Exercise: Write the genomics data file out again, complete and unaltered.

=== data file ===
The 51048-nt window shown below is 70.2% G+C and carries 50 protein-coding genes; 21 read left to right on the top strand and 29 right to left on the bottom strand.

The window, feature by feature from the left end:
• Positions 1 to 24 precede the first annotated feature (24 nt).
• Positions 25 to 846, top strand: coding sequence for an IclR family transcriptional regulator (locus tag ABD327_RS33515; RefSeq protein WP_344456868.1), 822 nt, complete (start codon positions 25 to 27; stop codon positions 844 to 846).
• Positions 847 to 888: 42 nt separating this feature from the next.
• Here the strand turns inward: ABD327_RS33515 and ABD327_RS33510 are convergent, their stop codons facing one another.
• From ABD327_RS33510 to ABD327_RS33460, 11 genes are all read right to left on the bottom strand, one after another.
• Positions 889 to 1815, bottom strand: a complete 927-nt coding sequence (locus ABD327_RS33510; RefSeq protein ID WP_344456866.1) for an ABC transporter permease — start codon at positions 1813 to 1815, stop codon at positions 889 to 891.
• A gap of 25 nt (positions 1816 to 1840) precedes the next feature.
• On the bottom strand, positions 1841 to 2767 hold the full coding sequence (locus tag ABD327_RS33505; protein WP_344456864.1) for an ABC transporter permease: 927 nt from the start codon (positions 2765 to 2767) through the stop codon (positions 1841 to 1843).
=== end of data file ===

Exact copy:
The 51048-nt window shown below is 70.2% G+C and carries 50 protein-coding genes; 21 read left to right on the top strand and 29 right to left on the bottom strand.

The window, feature by feature from the left end:
• Positions 1 to 24 precede the first annotated feature (24 nt).
• Positions 25 to 846, top strand: coding sequence for an IclR family transcriptional regulator (locus tag ABD327_RS33515; RefSeq protein WP_344456868.1), 822 nt, complete (start codon positions 25 to 27; stop codon positions 844 to 846).
• Positions 847 to 888: 42 nt separating this feature from the next.
• Here the strand turns inward: ABD327_RS33515 and ABD327_RS33510 are convergent, their stop codons facing one another.
• From ABD327_RS33510 to ABD327_RS33460, 11 genes are all read right to left on the bottom strand, one after another.
• Positions 889 to 1815, bottom strand: a complete 927-nt coding sequence (locus ABD327_RS33510; RefSeq protein ID WP_344456866.1) for an ABC transporter permease — start codon at positions 1813 to 1815, stop codon at positions 889 to 891.
• A gap of 25 nt (positions 1816 to 1840) precedes the next feature.
• On the bottom strand, positions 1841 to 2767 hold the full coding sequence (locus tag ABD327_RS33505; protein WP_344456864.1) for an ABC transporter permease: 927 nt from the start codon (positions 2765 to 2767) through the stop codon (positions 1841 to 1843).